DJ: We’ve talked in all of our blogs and materials about all the ways that it’s important to do that: you’ve gotta be visible – physically visible. And that now means rounding and walking the halls. And if you can’t do that, if it’s not appropriate to do that because of the rules or infectious disease protocol in your organization, then you need to be electronically visible, through conference call or even better video calls.

And why is that important? Because so much information is conveyed visually. You can say these words and you can send the right emails, but people want to see you and how you act. The, the confidence that you deliver – are you nervous or not nervous? Are you stumbling or not, are you blinking a lot or not.

I mean, some of these things may sound small and odd, but they’re huge signals to people who are looking for assurance and confidence and stability.

DS: We have heard from people where front line staff do not see administration and wonder where are they? And it’s discouraging.

DJ: Yes. And if you’re a leader, you may be on conference calls all day long, or you may be tucked away in a command center. And so there’s a very good reason why you’re not as visible as you have been just weeks ago. And so when we talked about sort of recognizing people’s anxiety by calling you out and expressing your appreciation, part of that recognition is to say, here’s how my world is changed too. Here’s why I’m not as visible as I would like to be with you, but here’s what I am doing.

DS: And here’s how the changes that I’ve made are designed or are happening in order that I can provide you with the best situation that you can have in a really bad situation.

DJ: Yes. That’s a really good point as to going forward and it’s what I’m doing for you, what I’m doing for your colleagues, and how what I’m doing and what you’re doing fulfills the mission of our organization.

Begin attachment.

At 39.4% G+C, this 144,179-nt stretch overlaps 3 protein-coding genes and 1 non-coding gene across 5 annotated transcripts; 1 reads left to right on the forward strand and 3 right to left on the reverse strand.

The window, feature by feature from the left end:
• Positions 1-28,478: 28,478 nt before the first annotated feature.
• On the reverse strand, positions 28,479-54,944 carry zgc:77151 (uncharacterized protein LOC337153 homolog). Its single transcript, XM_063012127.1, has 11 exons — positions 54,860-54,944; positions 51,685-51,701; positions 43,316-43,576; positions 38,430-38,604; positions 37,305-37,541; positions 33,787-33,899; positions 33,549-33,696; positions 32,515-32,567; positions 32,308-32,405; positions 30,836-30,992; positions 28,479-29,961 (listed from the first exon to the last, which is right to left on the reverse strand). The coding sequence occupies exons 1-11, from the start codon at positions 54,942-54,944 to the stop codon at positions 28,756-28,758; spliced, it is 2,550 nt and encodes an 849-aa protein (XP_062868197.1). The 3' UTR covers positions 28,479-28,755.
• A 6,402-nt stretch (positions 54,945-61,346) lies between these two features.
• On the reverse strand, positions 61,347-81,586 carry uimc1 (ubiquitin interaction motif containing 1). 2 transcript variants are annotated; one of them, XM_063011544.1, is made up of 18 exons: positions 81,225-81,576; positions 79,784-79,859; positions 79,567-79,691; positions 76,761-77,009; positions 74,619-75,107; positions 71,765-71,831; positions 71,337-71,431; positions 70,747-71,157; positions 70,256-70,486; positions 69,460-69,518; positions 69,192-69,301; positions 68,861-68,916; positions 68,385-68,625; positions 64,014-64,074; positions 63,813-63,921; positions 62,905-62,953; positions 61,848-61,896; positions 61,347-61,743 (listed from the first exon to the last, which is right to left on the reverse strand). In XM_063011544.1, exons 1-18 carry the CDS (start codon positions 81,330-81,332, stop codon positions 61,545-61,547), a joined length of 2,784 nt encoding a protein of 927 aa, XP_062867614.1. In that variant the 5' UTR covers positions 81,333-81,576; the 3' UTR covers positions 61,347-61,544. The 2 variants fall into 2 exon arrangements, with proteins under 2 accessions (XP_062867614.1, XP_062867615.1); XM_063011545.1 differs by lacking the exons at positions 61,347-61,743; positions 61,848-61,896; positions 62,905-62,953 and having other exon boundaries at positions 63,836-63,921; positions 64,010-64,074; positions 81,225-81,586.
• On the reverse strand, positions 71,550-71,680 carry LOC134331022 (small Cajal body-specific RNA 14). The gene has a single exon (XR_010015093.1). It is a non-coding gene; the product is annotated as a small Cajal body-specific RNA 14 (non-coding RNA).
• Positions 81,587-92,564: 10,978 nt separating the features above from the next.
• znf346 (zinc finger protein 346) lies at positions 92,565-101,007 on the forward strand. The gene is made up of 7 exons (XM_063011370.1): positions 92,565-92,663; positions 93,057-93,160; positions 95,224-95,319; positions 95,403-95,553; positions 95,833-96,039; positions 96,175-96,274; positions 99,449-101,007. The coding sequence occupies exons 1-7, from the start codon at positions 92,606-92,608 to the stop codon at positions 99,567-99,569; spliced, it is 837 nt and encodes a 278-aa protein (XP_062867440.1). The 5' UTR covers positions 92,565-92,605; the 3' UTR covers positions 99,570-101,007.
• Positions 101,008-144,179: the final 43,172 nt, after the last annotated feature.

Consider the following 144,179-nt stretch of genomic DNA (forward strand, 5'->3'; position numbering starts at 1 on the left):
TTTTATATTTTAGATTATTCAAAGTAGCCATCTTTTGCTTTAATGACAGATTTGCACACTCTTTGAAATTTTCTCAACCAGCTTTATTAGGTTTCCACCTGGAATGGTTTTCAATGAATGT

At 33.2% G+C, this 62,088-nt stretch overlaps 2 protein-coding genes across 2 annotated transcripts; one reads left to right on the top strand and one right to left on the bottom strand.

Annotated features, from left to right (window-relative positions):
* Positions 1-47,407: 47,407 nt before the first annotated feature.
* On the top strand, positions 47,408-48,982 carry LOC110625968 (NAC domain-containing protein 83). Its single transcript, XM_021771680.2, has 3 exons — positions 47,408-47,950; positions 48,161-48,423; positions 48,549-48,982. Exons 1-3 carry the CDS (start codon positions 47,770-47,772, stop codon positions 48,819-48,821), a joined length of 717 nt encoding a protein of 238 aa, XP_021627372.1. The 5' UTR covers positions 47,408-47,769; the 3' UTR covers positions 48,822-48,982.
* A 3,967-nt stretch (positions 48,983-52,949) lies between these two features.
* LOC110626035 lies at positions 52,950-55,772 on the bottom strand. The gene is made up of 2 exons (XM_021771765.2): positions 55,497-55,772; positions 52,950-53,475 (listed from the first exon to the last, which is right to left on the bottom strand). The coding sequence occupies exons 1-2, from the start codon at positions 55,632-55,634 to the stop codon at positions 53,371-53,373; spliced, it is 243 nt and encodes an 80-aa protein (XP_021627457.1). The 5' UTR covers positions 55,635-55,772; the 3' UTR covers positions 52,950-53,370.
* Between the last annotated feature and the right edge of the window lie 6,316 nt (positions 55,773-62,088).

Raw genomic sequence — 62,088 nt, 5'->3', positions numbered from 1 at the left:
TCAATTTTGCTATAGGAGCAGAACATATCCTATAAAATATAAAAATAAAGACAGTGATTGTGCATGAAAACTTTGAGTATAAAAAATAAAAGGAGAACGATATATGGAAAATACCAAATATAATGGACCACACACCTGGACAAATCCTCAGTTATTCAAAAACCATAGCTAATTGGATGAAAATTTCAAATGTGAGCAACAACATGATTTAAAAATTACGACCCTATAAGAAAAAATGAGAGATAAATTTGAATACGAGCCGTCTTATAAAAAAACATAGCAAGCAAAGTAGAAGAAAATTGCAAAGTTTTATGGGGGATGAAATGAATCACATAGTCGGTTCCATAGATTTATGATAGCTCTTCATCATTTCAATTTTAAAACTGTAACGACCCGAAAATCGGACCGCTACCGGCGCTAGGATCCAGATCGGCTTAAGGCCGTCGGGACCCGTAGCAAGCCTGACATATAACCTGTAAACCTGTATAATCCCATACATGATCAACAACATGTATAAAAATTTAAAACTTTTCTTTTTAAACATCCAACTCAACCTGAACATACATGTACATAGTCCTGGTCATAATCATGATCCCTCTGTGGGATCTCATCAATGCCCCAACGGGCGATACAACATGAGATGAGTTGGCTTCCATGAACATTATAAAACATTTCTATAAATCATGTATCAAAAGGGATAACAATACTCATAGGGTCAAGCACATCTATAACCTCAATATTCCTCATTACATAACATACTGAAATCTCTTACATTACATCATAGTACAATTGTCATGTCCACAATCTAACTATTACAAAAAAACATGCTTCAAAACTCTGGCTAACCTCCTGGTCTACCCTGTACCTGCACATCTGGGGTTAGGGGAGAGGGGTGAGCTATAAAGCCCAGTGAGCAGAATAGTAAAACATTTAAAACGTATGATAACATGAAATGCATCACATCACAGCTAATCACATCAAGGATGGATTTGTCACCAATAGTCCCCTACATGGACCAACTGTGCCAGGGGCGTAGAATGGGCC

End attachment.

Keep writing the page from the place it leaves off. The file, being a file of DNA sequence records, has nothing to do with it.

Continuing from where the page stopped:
DS: What’s the most compelling or unique example of this that you’ve heard over the last two or three weeks?

DJ: I think one of the most compelling examples and I’ve found are, members of leadership team, in particular I’m thinking of a CEO who has donned the appropriate protective gear, to walk the halls and be with his caregivers and be visibly present in the moment. And being cautious as he does so as not to take safety gear away from those caregivers when they need it. So it’s a cautious and appropriately cautious approach, but understanding the importance of being physically available, I think, is a great signal of leadership that I’ve seen.

I think another example – and there’s been more than one – that have shown their leadership not only by focusing their entire organization on this issue but eliminating or pausing everything else.

So, not trying to confuse or not trying to do halfway measures. It’s all in. We’re all in here on providing the right care for this community through this crisis. In the meantime, all these other important things, while they remain important, we’re going to stop in order to do the things, The Thing, that is most important. And practically that means meetings are canceled and calls are canceled and emails are reduced and things are clarified. Which I also think is part of being resilient and having resolve in the moment.

David Jarrard
djarrard@jarrardinc.com